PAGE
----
the ears. Madame: smiling. I smiled back. A smile goes a long way. Only
politeness perhaps. Nice fellow. Who knows is that true about the woman
he keeps? Not pleasant for the wife. Yet they say, who was it told me,
there is no carnal. You would imagine that would get played out pretty
quick. Yes, it was Crofton met him one evening bringing her a pound of
rumpsteak. What is this she was? Barmaid in Jury’s. Or the Moira, was
They passed under the hugecloaked Liberator’s form.
Martin Cunningham nudged Mr Power.
—Of the tribe of Reuben, he said.
A tall blackbearded figure, bent on a stick, stumping round the corner
of Elvery’s Elephant house, showed them a curved hand open on his
—In all his pristine beauty, Mr Power said.
Mr Dedalus looked after the stumping figure and said mildly:
—The devil break the hasp of your back!
Mr Power, collapsing in laughter, shaded his face from the window as the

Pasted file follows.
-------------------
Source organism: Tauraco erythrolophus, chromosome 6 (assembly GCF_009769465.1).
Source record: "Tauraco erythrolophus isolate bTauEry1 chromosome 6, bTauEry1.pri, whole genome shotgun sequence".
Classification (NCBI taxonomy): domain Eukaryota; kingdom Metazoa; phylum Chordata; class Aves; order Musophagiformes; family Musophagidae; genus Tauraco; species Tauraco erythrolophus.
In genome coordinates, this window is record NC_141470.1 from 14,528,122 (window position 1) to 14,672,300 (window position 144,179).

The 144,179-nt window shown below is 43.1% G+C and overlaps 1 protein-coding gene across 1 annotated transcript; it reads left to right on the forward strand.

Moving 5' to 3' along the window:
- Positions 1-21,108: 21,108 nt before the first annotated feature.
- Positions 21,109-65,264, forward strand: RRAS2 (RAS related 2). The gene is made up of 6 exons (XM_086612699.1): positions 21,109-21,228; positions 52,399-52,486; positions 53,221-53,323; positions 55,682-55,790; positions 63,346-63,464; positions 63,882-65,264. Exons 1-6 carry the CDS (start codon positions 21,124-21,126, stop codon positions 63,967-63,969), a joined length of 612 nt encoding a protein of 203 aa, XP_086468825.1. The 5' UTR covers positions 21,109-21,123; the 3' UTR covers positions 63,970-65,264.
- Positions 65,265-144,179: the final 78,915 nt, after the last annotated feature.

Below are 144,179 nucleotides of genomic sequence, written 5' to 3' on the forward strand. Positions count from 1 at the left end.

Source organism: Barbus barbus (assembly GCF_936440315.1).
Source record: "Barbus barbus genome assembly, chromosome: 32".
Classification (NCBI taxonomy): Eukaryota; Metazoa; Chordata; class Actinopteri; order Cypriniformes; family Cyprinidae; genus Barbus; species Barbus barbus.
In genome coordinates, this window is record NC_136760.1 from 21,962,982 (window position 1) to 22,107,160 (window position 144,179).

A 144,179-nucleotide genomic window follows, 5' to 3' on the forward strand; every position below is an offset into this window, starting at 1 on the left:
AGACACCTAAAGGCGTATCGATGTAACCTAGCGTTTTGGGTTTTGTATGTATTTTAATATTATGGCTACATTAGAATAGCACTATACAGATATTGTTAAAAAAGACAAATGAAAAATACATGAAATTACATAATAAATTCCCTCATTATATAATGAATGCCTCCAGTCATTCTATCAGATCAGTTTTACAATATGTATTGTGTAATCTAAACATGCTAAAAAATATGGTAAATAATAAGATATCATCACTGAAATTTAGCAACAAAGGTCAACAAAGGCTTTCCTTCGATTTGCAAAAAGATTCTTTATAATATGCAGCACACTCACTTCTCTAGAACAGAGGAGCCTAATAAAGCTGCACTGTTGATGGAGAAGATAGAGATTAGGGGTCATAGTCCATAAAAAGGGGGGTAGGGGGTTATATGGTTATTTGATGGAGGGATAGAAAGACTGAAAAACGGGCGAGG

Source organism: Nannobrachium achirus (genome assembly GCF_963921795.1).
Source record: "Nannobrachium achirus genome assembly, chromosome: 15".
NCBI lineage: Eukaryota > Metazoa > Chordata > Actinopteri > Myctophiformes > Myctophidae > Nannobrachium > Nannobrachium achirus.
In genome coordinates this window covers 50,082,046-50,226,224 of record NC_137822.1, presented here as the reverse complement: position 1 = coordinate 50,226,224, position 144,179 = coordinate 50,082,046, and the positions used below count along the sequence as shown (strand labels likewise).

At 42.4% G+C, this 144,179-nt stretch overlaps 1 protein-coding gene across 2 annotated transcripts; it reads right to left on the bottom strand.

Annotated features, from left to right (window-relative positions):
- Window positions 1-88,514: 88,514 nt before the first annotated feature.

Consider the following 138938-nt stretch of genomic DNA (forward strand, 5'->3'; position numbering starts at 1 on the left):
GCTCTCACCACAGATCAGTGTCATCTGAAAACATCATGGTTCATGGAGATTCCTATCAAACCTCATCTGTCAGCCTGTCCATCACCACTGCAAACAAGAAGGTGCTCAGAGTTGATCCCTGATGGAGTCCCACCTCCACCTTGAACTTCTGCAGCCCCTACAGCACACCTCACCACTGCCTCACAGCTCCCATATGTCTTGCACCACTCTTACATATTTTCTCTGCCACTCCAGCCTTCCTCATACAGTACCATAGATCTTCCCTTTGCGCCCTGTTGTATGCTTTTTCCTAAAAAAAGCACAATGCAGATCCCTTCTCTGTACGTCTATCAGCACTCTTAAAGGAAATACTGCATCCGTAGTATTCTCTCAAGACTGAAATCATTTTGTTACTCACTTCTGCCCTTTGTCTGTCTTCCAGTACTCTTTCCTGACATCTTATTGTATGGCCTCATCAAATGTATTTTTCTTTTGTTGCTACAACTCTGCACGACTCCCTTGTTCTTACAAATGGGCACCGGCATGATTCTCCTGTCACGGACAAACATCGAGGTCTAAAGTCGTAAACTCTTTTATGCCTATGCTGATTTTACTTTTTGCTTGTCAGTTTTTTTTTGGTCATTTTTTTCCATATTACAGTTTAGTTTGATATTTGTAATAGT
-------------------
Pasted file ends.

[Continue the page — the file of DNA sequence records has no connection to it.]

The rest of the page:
carriage passed Gray’s statue.
—We have all been there, Martin Cunningham said broadly.
His eyes met Mr Bloom’s eyes. He caressed his beard, adding:
—Well, nearly all of us.
Mr Bloom began to speak with sudden eagerness to his companions’
—That’s an awfully good one that’s going the rounds about Reuben J
and the son.
—About the boatman? Mr Power asked.
—Yes. Isn’t it awfully good?
—What is that? Mr Dedalus asked. I didn’t hear it.
—There was a girl in the case, Mr Bloom began, and he determined
to send him to the Isle of Man out of harm’s way but when they were
—What? Mr Dedalus asked. That confirmed bloody hobbledehoy is it?
—Yes, Mr Bloom said. They were both on the way to the boat and he
tried to drown.....
—Drown Barabbas! Mr Dedalus cried. I wish to Christ he did!
Mr Power sent a long laugh down his shaded nostrils.
—No, Mr Bloom said, the son himself.....
Martin Cunningham thwarted his speech rudely:
—Reuben J and the son were piking it down the quay next the river on
their way to the Isle of Man boat and the young chiseller suddenly got
loose and over the wall with him into the Liffey.
—For God’s sake! Mr Dedalus exclaimed in fright. Is he dead?
—Dead! Martin Cunningham cried. Not he! A boatman got a pole and
fished him out by the slack of the breeches and he was landed up to the